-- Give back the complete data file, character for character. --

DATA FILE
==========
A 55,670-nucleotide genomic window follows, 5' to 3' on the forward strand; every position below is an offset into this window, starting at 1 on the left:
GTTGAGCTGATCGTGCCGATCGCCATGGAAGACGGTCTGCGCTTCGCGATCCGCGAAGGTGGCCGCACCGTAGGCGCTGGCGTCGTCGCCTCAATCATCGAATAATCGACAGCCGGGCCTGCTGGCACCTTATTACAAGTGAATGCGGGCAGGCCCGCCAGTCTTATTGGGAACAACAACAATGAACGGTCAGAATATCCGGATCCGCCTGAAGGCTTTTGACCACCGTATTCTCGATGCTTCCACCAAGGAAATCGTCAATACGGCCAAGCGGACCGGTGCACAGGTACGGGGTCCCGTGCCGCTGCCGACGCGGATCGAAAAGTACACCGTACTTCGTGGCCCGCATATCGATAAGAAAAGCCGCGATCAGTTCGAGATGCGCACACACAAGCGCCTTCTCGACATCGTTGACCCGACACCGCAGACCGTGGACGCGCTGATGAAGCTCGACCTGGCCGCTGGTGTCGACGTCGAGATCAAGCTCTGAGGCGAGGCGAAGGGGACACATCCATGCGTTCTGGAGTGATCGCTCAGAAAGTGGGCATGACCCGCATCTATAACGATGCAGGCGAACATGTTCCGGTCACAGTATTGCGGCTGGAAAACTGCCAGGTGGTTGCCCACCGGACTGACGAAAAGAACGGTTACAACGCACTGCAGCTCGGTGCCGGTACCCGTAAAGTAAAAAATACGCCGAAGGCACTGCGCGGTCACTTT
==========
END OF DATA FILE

A 55,670-nucleotide genomic window follows, 5' to 3' on the forward strand; every position below is an offset into this window, starting at 1 on the left:
GTTGAGCTGATCGTGCCGATCGCCATGGAAGACGGTCTGCGCTTCGCGATCCGCGAAGGTGGCCGCACCGTAGGCGCTGGCGTCGTCGCCTCAATCATCGAATAATCGACAGCCGGGCCTGCTGGCACCTTATTACAAGTGAATGCGGGCAGGCCCGCCAGTCTTATTGGGAACAACAACAATGAACGGTCAGAATATCCGGATCCGCCTGAAGGCTTTTGACCACCGTATTCTCGATGCTTCCACCAAGGAAATCGTCAATACGGCCAAGCGGACCGGTGCACAGGTACGGGGTCCCGTGCCGCTGCCGACGCGGATCGAAAAGTACACCGTACTTCGTGGCCCGCATATCGATAAGAAAAGCCGCGATCAGTTCGAGATGCGCACACACAAGCGCCTTCTCGACATCGTTGACCCGACACCGCAGACCGTGGACGCGCTGATGAAGCTCGACCTGGCCGCTGGTGTCGACGTCGAGATCAAGCTCTGAGGCGAGGCGAAGGGGACACATCCATGCGTTCTGGAGTGATCGCTCAGAAAGTGGGCATGACCCGCATCTATAACGATGCAGGCGAACATGTTCCGGTCACAGTATTGCGGCTGGAAAACTGCCAGGTGGTTGCCCACCGGACTGACGAAAAGAACGGTTACAACGCACTGCAGCTCGGTGCCGGTACCCGTAAAGTAAAAAATACGCCGAAGGCACTGCGCGGTCACTTT